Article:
In his time on Tucson's airwaves, Scott has broadcast his local, politically driven show on KTUC AM 1400, KTKT AM 990, KJLL and KVOI. His show remains the lone consistent outlet on commercial radio for conversation relating to the Southern Arizona political scene.

"John C. Scott brings 20 years of radio experience to the community," Martin said. "(He's a) former legislator, somebody who understands radio and understands where the bodies are buried in our city and our state."

Meanwhile, the Jolt plans on filling one of Scott's two vacant hours with a rotation of local business programming.

"We're going to air (a nationally syndicated) show in one of the hours, and one of the hours will be a different business-related show each day of the week," said KJLL general manager Kimberley Kelly, "business, real estate, retirement, basic services that are highly interactive."

The local programs will be brokered, meaning shows will pay KJLL for the airtime.


The Tucson Citizen rang in the new year by bidding adieu to two longtime local columnists: The Citizen has pulled the plug on Jeff Smith and Corky Simpson.

"Jeff Smith's Friday column in Citizen Voices and Corky Simpson's Saturday column in Sports will be discontinued," wrote Citizen editor/publisher Michael Chihak in his Dec. 29, 2007, column. "This was among the most difficult decisions for us, because both are longtime colleagues and friends not only of many of us at the Citizen but of many in the community."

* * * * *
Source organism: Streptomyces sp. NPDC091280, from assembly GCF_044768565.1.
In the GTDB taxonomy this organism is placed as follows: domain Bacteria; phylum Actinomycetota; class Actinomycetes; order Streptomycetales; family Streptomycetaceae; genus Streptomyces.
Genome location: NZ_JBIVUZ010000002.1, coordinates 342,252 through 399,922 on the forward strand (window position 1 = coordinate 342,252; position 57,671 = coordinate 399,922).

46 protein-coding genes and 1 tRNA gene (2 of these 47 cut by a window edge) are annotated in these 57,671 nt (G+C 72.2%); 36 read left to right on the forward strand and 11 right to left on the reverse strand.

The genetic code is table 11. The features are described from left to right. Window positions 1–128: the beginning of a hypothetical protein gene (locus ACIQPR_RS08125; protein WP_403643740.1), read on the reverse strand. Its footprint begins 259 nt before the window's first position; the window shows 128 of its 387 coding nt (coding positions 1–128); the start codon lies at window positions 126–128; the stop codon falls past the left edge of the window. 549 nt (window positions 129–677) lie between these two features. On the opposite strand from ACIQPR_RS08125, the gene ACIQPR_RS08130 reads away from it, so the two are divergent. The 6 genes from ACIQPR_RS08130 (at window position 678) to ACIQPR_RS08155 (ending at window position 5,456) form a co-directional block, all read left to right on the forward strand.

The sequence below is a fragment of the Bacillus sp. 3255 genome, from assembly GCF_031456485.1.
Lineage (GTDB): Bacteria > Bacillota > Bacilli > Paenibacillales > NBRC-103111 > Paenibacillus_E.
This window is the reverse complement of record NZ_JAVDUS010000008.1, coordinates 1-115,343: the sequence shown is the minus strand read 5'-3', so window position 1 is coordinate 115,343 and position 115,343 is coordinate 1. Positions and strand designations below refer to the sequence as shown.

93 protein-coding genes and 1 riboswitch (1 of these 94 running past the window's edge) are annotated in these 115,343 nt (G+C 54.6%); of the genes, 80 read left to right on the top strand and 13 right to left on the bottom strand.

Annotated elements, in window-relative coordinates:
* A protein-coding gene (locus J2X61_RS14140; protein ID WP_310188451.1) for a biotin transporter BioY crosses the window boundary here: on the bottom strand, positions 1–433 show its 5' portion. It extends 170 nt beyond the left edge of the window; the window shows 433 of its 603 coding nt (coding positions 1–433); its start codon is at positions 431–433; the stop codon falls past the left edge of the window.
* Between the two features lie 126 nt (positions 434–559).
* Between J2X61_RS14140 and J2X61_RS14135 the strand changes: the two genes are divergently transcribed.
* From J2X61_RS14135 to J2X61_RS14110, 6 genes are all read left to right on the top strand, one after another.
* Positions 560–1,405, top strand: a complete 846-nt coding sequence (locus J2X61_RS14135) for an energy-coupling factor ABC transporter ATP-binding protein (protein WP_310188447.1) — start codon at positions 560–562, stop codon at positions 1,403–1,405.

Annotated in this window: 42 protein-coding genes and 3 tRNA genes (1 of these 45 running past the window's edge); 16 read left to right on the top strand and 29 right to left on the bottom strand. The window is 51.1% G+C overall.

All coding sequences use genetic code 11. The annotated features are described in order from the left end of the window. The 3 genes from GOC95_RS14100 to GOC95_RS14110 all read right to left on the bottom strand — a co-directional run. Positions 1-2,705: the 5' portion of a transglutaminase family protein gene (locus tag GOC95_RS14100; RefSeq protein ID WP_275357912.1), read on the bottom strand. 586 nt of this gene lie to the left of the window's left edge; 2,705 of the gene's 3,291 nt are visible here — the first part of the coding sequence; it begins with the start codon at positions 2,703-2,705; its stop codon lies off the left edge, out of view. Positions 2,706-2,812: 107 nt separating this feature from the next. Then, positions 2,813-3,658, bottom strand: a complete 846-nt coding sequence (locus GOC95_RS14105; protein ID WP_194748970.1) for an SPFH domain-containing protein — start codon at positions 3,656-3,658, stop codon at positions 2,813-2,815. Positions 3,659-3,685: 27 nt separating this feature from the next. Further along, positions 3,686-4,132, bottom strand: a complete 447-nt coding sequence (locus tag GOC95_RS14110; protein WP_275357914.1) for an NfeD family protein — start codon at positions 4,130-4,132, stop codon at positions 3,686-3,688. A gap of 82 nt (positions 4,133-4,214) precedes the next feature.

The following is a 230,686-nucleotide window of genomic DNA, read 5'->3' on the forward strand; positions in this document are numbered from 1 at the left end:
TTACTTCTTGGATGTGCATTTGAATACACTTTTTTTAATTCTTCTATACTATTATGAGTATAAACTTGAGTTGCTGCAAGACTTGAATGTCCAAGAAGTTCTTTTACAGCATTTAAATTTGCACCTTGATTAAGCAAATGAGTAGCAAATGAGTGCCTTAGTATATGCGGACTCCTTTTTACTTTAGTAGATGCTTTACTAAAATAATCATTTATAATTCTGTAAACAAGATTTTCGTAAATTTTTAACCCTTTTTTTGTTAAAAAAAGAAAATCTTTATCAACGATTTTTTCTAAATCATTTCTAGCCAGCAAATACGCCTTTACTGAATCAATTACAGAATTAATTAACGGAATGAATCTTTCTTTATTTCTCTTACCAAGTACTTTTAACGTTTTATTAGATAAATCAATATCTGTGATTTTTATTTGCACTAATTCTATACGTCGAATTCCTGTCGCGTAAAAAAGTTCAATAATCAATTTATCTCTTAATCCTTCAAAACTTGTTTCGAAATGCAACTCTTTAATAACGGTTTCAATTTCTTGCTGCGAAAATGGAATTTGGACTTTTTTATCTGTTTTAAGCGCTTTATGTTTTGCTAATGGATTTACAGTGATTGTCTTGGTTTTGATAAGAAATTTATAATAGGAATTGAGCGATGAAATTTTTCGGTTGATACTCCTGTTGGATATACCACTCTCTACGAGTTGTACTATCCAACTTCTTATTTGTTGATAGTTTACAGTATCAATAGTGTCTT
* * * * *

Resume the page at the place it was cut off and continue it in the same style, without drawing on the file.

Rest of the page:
Smith and Simpson brought decades of experience to the business, as well as to the Citizen and its readers.

Tucson's afternoon daily made other changes too. It has moved the comics, horoscope, advice column, Sudoku puzzle, bridge column and movie schedule from the daily magazine sections to Section B, behind Citizen Voices and the national and world news. That move reduces eight pages from the tabloid magazine section.


The KUAT Communications Group is now called Arizona Public Media. The name change took effect Jan. 7.

"We believe this name better reflects our connection to the University of Arizona and the growing number of media platforms that we offer to the community, many of which do not have the call letters KUAT," said general manager Jack Gibson via a press release. "Our organization currently offers six streams of television content and three streams of radio content in addition to our online and community-outreach activities. While we remain an editorially independent service of the University of Arizona, we will continue to provide stimulating content for the university community on the UA Channel."

Other ventures include the launch of Preview Magazine, which will be included within the pages of Tucson Lifestyle magazine every other month.


Reporter Mark Horner has bid adieu to KGUN Channel 9. He was on board for two years. We'll have an interview with him in next week's Media Watch.

About The Author

Comments (1)

Add a comment

Add a Comment

Tucson Weekly

Best of Tucson Weekly

Tucson Weekly